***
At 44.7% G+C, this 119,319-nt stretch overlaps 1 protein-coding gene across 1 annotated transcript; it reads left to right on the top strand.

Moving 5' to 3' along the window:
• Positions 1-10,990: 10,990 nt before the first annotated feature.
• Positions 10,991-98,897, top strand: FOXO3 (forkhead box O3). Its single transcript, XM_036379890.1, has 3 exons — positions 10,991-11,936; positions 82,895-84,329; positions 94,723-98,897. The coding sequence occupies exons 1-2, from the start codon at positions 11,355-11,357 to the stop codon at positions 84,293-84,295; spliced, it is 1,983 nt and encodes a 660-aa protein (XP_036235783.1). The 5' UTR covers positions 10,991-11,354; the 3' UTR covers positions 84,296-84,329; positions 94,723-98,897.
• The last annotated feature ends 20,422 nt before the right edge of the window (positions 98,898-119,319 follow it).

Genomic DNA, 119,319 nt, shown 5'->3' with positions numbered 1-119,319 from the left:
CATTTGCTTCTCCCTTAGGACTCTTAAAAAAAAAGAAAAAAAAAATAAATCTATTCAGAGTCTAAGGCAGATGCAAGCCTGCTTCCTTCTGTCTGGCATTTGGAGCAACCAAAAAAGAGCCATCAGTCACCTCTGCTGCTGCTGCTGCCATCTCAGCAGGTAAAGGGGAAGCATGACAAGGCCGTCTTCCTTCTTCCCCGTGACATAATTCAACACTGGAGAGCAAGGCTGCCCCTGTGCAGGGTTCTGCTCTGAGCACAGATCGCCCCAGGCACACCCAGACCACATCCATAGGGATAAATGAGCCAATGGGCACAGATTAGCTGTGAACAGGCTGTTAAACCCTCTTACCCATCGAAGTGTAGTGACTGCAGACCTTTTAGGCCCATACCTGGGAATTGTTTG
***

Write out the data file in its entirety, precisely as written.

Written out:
At 44.7% G+C, this 119,319-nt stretch overlaps 1 protein-coding gene across 1 annotated transcript; it reads left to right on the top strand.

Moving 5' to 3' along the window:
• Positions 1-10,990: 10,990 nt before the first annotated feature.
• Positions 10,991-98,897, top strand: FOXO3 (forkhead box O3). Its single transcript, XM_036379890.1, has 3 exons — positions 10,991-11,936; positions 82,895-84,329; positions 94,723-98,897. The coding sequence occupies exons 1-2, from the start codon at positions 11,355-11,357 to the stop codon at positions 84,293-84,295; spliced, it is 1,983 nt and encodes a 660-aa protein (XP_036235783.1). The 5' UTR covers positions 10,991-11,354; the 3' UTR covers positions 84,296-84,329; positions 94,723-98,897.
• The last annotated feature ends 20,422 nt before the right edge of the window (positions 98,898-119,319 follow it).

Genomic DNA, 119,319 nt, shown 5'->3' with positions numbered 1-119,319 from the left:
CATTTGCTTCTCCCTTAGGACTCTTAAAAAAAAAGAAAAAAAAAATAAATCTATTCAGAGTCTAAGGCAGATGCAAGCCTGCTTCCTTCTGTCTGGCATTTGGAGCAACCAAAAAAGAGCCATCAGTCACCTCTGCTGCTGCTGCTGCCATCTCAGCAGGTAAAGGGGAAGCATGACAAGGCCGTCTTCCTTCTTCCCCGTGACATAATTCAACACTGGAGAGCAAGGCTGCCCCTGTGCAGGGTTCTGCTCTGAGCACAGATCGCCCCAGGCACACCCAGACCACATCCATAGGGATAAATGAGCCAATGGGCACAGATTAGCTGTGAACAGGCTGTTAAACCCTCTTACCCATCGAAGTGTAGTGACTGCAGACCTTTTAGGCCCATACCTGGGAATTGTTTG